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    Police officers respond after a gunman opened fire at the Tree of Life synagogue in Pittsburgh Pennsylvania.

    Shooting May Push US to 'Europeanize Security of Jewish Communities' - Journo

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    US Federal Prosecutors have filed hate crime charges against Robert Bowers, the Pennsylvania man who stormed a Pittsburgh synagogue on Saturday, opening fire and killing 11 people, in the “deadliest attack on the Jewish community in the US’ history,” according to Jonathan Greenblatt, the head of the Anti-Defamation League.

    Cnaan Liphshiz, a Europe correspondent for the Jewish Telegraphic Agency, has given his take on the issue in an interview with Sputnik.

    Sputnik: It’s known that this person previously published a lot of anti-Semitic material on his social media sites. What are your thoughts on what could have been done to possibly prevent this tragedy from happening?

    Cnaan Liphshiz: Well, I’m calling you from Amsterdam, and for JTA I cover Western Europe, and also Eastern Europe. Unlike in the East, here in the West we have synagogues under constant protection of machine gun-toting army soldiers, police officers, several circles of defense around any prominent Jewish institution; meaning police officers on the outside, and on the inside you have a whole system of security provided by volunteers and guards.  In the United States, there’s none of that. Basically, you have a concierge that you greet on your way into the synagogue, many synagogues. And that’s it — you are inside.

    So, obviously, this makes it much more difficult, the European, the Western European model, to carry out any such attack, and there are already voices saying that it would be a belated move to Europeanize the security systems of the Jewish communities of the US in light of what happened. I’m talking about incidents like the DC Holocaust Museum shooting in 2009.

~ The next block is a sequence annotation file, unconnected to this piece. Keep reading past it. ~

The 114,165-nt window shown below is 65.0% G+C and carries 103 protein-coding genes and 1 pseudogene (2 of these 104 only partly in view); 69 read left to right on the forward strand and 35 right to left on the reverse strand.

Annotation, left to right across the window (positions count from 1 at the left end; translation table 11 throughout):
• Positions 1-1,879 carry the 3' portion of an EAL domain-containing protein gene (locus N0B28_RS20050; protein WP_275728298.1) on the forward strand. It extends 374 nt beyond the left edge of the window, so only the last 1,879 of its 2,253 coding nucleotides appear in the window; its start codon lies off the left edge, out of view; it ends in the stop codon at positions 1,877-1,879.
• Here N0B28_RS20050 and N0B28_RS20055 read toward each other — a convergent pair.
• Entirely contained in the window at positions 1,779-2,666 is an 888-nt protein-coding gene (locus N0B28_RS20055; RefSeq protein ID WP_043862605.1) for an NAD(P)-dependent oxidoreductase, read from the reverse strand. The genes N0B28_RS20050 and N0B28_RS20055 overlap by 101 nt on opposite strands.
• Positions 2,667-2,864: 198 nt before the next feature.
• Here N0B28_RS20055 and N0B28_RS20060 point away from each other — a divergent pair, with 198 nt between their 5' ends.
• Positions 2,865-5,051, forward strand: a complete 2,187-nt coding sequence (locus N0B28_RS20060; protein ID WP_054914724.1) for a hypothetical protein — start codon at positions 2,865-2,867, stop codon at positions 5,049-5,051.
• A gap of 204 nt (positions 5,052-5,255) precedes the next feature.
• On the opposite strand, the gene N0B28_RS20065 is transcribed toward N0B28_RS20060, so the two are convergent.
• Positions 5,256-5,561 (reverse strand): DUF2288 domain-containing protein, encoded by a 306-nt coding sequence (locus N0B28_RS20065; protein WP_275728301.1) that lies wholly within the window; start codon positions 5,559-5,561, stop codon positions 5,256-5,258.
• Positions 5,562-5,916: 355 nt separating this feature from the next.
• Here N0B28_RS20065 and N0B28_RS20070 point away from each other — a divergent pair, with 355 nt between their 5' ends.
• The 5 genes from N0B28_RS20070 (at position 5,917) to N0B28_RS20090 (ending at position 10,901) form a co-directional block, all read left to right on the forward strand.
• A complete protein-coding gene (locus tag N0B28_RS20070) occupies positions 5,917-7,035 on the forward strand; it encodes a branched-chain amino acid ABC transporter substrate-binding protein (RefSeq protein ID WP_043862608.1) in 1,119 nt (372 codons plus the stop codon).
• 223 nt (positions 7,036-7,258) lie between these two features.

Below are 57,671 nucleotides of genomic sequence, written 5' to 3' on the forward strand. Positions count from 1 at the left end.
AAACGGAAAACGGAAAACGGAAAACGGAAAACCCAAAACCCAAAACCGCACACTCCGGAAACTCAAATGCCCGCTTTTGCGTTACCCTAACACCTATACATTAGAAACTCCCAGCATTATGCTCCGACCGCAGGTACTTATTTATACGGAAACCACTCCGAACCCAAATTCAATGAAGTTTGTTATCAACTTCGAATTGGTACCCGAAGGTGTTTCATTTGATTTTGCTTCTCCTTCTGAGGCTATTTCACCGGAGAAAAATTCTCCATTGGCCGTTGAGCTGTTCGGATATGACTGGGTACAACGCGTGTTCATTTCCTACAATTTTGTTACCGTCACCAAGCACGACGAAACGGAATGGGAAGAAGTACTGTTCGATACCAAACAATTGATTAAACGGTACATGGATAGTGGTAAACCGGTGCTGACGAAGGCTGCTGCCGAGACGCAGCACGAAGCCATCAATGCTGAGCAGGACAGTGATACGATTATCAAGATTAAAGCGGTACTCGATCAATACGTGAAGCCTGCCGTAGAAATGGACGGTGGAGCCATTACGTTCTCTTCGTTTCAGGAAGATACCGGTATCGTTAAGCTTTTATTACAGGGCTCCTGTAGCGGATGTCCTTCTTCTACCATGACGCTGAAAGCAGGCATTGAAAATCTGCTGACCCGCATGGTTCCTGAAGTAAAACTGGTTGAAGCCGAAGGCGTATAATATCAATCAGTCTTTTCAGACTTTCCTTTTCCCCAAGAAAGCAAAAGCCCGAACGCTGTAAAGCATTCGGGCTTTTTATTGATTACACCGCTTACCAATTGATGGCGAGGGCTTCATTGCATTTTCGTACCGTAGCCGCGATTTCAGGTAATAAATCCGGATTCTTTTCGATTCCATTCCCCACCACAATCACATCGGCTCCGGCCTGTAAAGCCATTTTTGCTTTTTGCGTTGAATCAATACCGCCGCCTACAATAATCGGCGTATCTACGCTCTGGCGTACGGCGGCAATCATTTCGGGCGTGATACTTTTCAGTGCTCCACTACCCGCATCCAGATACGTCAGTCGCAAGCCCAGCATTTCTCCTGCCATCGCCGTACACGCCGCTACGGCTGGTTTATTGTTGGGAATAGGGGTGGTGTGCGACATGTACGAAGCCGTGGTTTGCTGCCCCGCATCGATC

The writing has been on the wall that there is growing willingness to commit anti-Semitic violence in the US, and it appears to many observers right now that change is inevitable, in terms of security systems.

    Sputnik: This person was spreading anti-Semitic views on Twitter and other networks, and he wasn’t banned. Do you think that that contributed to this incident? Do you find it strange that he wasn’t on the radar?

    Cnaan Liphshiz: Obviously, the US has a much more liberal freedom of speech policy than here in Europe; both sides of the continent, I mean East and West. Hate crime, because of our shared legacy, is much less tolerated than in the US and, to some degree, in the UK.

    It’s true that more monitoring, less individual freedoms of speech could have helped, maybe, prevent this and other tragedies, but you are seeing a conflict of one of the ethoses, the main pillars of the American spirit – freedom and the need to ensure religious freedoms. That is a very internal American question that has to be resolved somehow and I think we are nowhere near settling it. 

    Sputnik: What needs to be done to really nip this in the bud? I mean it’s obviously a cancer that needs to be fought against.

    Cnaan Liphshiz: Some people are blaming the way that US President Donald Trump has been speaking about foreigners. I’m not sure that’s accurate. I think it’s too early to say whether that is the root cause of this. Under Obama, there was the Charleston shooting and people accused him of stoking racial tensions. I think the dust needs to settle.

    There are claims that the shooter, Robert Bowers, inveighed against Trump; and then he had posts favoring Trump. So, right now it’s not so clear where the blame lies, and what can be done to nip this in the bud, whether it’s more scrutiny over social networks and it’s better flagging anyone who says something vague like “I’m going in,” which Bowers said right before he went in with an automatic rifle.

    […] In terms of handling the symptom, there’s going to be a massive change in how Jewish institutions operate in the US. It’s not going to happen overnight, because you have to realize the scale of the infrastructure of the US Jewry. We are talking about hundreds of synagogues and Jewish libraries. Even if they want to Europeanize now the standards, it would take years before that happens.

    The double solution of cracking down on hate speech and reinforcing security around possible targets is the way that the French government has gone about it, and they’ve had considerable success: hate crime, violence have been reduced by half since 2006 in France; so it seems that the symptoms of this disease can be treated.

    Views and opinions expressed in this article are those of Cnaan Liphshiz and do not necessarily reflect Sputnik's position.

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    Holocaust, mass shooting, Jewish, Jews, synagogue, shooting, attack, United States, Pittsburgh
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